1000 Comments 500 Love Its First Answer Name Dropper

    First of all, YOU don't invite anyone to the RD.  That's planned and hosted by the groom's family, and THEY extend the invitations.

    One of my close friends came up with a catchy RD theme and designed matching RD invitations, and sent the design to her FMIL.  Who told her, coldly, that she (FMIL) had hosted many dinner parties herself and she and her family would be hosting this one also.

    Next, there's no way that you or your family should pad the invitation list to include all sorts of bride's family coming to the RD.  The people involved in the REHEARSAL come to the REHEARSAL DINNER.

    I legit laughed out loud.  You're joking, right?
    Anniversary

    image
    redoryx
  • First of all, YOU don't invite anyone to the RD.  That's planned and hosted by the groom's family, and THEY extend the invitations.

    One of my close friends came up with a catchy RD theme and designed matching RD invitations, and sent the design to her FMIL.  Who told her, coldly, that she (FMIL) had hosted many dinner parties herself and she and her family would be hosting this one also.

    Next, there's no way that you or your family should pad the invitation list to include all sorts of bride's family coming to the RD.  The people involved in the REHEARSAL come to the REHEARSAL DINNER.

    Okay, you need to quit making stuff up. 

    First the shower rules, now this.
    The groom's family is under no obligation to host this. They often do, but it isn't a rule.

    [Deleted User]
  • ViczaesarViczaesar Central Coast, CA member
    Ninth Anniversary 5000 Comments 500 Love Its First Answer
    edited March 2015

    First of all, YOU don't invite anyone to the RD.  That's planned and hosted by the groom's family, and THEY extend the invitations.

    One of my close friends came up with a catchy RD theme and designed matching RD invitations, and sent the design to her FMIL.  Who told her, coldly, that she (FMIL) had hosted many dinner parties herself and she and her family would be hosting this one also.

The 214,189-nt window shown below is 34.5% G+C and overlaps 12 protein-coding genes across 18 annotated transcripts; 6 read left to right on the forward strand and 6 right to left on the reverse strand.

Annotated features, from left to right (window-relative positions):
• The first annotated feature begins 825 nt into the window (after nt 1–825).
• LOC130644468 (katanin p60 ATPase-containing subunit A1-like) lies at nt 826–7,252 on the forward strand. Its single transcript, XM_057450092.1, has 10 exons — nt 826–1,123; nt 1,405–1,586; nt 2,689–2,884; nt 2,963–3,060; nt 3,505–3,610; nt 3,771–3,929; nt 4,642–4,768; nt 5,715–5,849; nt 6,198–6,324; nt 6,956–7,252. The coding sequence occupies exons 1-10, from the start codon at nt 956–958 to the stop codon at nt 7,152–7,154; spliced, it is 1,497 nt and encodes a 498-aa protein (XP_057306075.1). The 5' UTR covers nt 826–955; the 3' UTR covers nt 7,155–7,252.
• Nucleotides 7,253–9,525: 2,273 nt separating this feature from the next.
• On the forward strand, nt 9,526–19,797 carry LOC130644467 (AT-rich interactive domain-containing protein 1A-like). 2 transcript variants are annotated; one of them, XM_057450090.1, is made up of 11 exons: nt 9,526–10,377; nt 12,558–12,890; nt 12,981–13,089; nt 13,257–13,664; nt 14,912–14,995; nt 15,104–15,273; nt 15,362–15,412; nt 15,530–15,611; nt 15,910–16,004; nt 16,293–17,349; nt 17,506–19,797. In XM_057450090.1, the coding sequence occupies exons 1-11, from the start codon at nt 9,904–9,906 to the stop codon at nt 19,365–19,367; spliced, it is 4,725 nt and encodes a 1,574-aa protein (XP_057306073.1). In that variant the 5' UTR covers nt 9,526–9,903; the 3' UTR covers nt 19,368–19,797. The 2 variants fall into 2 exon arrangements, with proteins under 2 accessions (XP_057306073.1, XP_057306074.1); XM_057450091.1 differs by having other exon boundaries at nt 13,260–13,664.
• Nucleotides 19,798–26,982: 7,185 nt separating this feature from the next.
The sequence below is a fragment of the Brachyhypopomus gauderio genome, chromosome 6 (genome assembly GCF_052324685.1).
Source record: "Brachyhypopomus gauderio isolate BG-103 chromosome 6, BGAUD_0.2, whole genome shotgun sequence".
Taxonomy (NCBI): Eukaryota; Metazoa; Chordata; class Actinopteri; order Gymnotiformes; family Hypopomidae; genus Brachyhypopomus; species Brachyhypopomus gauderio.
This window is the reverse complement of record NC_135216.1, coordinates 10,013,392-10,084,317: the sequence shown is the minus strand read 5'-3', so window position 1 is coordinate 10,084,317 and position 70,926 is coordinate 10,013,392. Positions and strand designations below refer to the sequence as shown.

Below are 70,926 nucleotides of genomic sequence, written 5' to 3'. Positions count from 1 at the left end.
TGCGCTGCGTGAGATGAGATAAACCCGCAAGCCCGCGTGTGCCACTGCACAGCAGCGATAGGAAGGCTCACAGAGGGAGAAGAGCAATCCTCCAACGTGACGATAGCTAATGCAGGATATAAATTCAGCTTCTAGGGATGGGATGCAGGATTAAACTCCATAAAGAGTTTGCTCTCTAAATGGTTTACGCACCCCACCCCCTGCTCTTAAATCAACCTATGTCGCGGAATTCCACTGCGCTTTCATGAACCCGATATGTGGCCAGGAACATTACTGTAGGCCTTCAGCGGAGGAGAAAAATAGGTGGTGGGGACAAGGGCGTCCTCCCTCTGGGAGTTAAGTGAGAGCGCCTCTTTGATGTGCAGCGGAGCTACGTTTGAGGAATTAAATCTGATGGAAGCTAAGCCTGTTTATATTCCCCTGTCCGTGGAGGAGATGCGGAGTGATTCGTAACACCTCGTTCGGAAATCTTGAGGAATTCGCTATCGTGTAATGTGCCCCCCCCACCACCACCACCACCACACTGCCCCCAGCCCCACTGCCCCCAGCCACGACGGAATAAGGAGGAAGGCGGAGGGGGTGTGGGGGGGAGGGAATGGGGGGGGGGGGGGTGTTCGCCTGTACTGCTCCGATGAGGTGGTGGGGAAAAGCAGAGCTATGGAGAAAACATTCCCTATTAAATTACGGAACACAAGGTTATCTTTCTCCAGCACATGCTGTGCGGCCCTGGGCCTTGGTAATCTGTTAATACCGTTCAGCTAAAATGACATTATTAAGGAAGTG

Next, there's no way that you or your family should pad the invitation list to include all sorts of bride's family coming to the RD.  The people involved in the REHEARSAL come to the REHEARSAL DINNER.

    The 1950s called, they want their poster girl back.



    [Deleted User]
  • First of all, YOU don't invite anyone to the RD.  That's planned and hosted by the groom's family, and THEY extend the invitations.

    FI and I are hosting our own rehearsal dinner to thank everyone for coming to our rehearsal.  I never really understood where the whole "groom's family is responsible for RD" thing came from.  If you can't afford to thank someone for coming (and nobody offers to help you) then don't ask them to come.

    Related rant - I was looking at RD invites on Minted and most of the ones I like are worded to say "in honor of (bride) and (groom)" and I tried substituting "for (bride) and (groom)" but then it changes the layout of the text and it's all wonky looking and...UGH.  But I suppose that serves me right for even thinking about spending that much on RD invites.

    Anyway, I'm not sure what your budget is but have you considered an informal backyard BBQ?  Honestly I've had more fun at those than at the ones in restaurants.
  • SP29SP29 member
    Sixth Anniversary 2500 Comments 500 Love Its 5 Answers
    Because your in-laws have OFFERED to host the RD, it would be rude to increase the guest list because your family all wants to hang out.

    The idea to tell people to meet up at X bar/restaurant at Y time is a good idea. This is best spread by word of mouth, because if you send an invitation you are telling people that you are going to host them for an "event" and you are then on the hook for food and drinks. An invitation is much different than "Hey Aunt Susie, we're going to be at Local Bar at 9pm if you want to swing by". 

    Or, you can tell your mom that if she would like the family to get together she is welcome to host her own event on her dime (such as a welcome dinner). 
This discussion has been closed.
Choose Another Board
Search Boards